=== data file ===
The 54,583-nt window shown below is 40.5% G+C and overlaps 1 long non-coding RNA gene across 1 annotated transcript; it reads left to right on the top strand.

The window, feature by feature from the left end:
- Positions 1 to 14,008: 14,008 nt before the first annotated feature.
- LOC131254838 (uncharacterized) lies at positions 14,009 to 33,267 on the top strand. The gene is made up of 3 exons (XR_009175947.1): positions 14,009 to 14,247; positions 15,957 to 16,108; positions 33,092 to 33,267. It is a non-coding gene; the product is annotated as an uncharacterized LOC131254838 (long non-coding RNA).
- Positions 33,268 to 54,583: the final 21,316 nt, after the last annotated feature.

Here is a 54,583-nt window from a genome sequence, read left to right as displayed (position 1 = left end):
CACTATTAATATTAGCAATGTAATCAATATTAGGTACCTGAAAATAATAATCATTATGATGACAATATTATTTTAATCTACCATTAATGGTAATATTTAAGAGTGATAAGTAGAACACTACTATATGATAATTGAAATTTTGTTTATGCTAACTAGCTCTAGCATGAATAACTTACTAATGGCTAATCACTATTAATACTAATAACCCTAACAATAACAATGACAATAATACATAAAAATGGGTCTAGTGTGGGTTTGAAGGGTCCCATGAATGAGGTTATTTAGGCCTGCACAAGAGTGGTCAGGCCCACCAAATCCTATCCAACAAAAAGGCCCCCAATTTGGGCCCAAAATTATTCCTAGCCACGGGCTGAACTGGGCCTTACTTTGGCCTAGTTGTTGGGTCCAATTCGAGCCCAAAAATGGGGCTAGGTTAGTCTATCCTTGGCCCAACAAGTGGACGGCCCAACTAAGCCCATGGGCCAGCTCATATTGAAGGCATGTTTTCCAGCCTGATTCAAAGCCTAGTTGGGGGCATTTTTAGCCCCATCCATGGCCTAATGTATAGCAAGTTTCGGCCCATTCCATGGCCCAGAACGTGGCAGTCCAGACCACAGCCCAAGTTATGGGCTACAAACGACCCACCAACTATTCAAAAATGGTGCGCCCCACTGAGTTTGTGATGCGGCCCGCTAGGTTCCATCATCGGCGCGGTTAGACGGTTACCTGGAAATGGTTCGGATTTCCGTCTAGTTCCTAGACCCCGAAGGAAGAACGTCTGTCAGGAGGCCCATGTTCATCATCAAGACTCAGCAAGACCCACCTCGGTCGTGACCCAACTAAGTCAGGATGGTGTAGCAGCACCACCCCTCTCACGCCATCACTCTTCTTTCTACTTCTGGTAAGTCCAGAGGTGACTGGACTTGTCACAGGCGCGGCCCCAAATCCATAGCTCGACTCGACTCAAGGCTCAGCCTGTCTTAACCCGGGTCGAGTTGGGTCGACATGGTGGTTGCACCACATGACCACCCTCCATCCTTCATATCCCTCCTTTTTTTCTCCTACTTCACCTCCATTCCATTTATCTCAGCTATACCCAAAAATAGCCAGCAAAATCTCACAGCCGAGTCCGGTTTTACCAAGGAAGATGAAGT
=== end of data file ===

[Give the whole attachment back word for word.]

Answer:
The 54,583-nt window shown below is 40.5% G+C and overlaps 1 long non-coding RNA gene across 1 annotated transcript; it reads left to right on the top strand.

The window, feature by feature from the left end:
- Positions 1 to 14,008: 14,008 nt before the first annotated feature.
- LOC131254838 (uncharacterized) lies at positions 14,009 to 33,267 on the top strand. The gene is made up of 3 exons (XR_009175947.1): positions 14,009 to 14,247; positions 15,957 to 16,108; positions 33,092 to 33,267. It is a non-coding gene; the product is annotated as an uncharacterized LOC131254838 (long non-coding RNA).
- Positions 33,268 to 54,583: the final 21,316 nt, after the last annotated feature.

Here is a 54,583-nt window from a genome sequence, read left to right as displayed (position 1 = left end):
CACTATTAATATTAGCAATGTAATCAATATTAGGTACCTGAAAATAATAATCATTATGATGACAATATTATTTTAATCTACCATTAATGGTAATATTTAAGAGTGATAAGTAGAACACTACTATATGATAATTGAAATTTTGTTTATGCTAACTAGCTCTAGCATGAATAACTTACTAATGGCTAATCACTATTAATACTAATAACCCTAACAATAACAATGACAATAATACATAAAAATGGGTCTAGTGTGGGTTTGAAGGGTCCCATGAATGAGGTTATTTAGGCCTGCACAAGAGTGGTCAGGCCCACCAAATCCTATCCAACAAAAAGGCCCCCAATTTGGGCCCAAAATTATTCCTAGCCACGGGCTGAACTGGGCCTTACTTTGGCCTAGTTGTTGGGTCCAATTCGAGCCCAAAAATGGGGCTAGGTTAGTCTATCCTTGGCCCAACAAGTGGACGGCCCAACTAAGCCCATGGGCCAGCTCATATTGAAGGCATGTTTTCCAGCCTGATTCAAAGCCTAGTTGGGGGCATTTTTAGCCCCATCCATGGCCTAATGTATAGCAAGTTTCGGCCCATTCCATGGCCCAGAACGTGGCAGTCCAGACCACAGCCCAAGTTATGGGCTACAAACGACCCACCAACTATTCAAAAATGGTGCGCCCCACTGAGTTTGTGATGCGGCCCGCTAGGTTCCATCATCGGCGCGGTTAGACGGTTACCTGGAAATGGTTCGGATTTCCGTCTAGTTCCTAGACCCCGAAGGAAGAACGTCTGTCAGGAGGCCCATGTTCATCATCAAGACTCAGCAAGACCCACCTCGGTCGTGACCCAACTAAGTCAGGATGGTGTAGCAGCACCACCCCTCTCACGCCATCACTCTTCTTTCTACTTCTGGTAAGTCCAGAGGTGACTGGACTTGTCACAGGCGCGGCCCCAAATCCATAGCTCGACTCGACTCAAGGCTCAGCCTGTCTTAACCCGGGTCGAGTTGGGTCGACATGGTGGTTGCACCACATGACCACCCTCCATCCTTCATATCCCTCCTTTTTTTCTCCTACTTCACCTCCATTCCATTTATCTCAGCTATACCCAAAAATAGCCAGCAAAATCTCACAGCCGAGTCCGGTTTTACCAAGGAAGATGAAGT